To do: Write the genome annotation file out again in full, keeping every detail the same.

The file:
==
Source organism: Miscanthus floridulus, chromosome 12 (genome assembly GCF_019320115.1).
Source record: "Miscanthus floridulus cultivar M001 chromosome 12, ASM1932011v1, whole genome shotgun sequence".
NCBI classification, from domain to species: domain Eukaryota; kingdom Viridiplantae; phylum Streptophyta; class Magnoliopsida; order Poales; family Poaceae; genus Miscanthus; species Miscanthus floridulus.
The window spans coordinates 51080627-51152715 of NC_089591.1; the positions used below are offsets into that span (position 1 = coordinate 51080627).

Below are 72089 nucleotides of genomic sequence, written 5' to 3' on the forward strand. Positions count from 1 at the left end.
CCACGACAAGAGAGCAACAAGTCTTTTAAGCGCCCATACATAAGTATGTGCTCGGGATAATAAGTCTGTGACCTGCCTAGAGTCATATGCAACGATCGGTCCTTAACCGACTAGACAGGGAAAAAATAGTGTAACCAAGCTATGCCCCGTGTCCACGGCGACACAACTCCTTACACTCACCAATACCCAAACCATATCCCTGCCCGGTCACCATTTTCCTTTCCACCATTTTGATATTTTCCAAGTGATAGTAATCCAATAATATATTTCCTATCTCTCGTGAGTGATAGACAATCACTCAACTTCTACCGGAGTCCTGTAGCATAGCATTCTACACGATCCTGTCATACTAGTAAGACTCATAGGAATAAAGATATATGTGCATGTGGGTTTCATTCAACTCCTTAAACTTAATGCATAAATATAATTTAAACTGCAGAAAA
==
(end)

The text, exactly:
Source organism: Miscanthus floridulus, chromosome 12 (genome assembly GCF_019320115.1).
Source record: "Miscanthus floridulus cultivar M001 chromosome 12, ASM1932011v1, whole genome shotgun sequence".
NCBI classification, from domain to species: domain Eukaryota; kingdom Viridiplantae; phylum Streptophyta; class Magnoliopsida; order Poales; family Poaceae; genus Miscanthus; species Miscanthus floridulus.
The window spans coordinates 51080627-51152715 of NC_089591.1; the positions used below are offsets into that span (position 1 = coordinate 51080627).

Below are 72089 nucleotides of genomic sequence, written 5' to 3' on the forward strand. Positions count from 1 at the left end.
CCACGACAAGAGAGCAACAAGTCTTTTAAGCGCCCATACATAAGTATGTGCTCGGGATAATAAGTCTGTGACCTGCCTAGAGTCATATGCAACGATCGGTCCTTAACCGACTAGACAGGGAAAAAATAGTGTAACCAAGCTATGCCCCGTGTCCACGGCGACACAACTCCTTACACTCACCAATACCCAAACCATATCCCTGCCCGGTCACCATTTTCCTTTCCACCATTTTGATATTTTCCAAGTGATAGTAATCCAATAATATATTTCCTATCTCTCGTGAGTGATAGACAATCACTCAACTTCTACCGGAGTCCTGTAGCATAGCATTCTACACGATCCTGTCATACTAGTAAGACTCATAGGAATAAAGATATATGTGCATGTGGGTTTCATTCAACTCCTTAAACTTAATGCATAAATATAATTTAAACTGCAGAAAA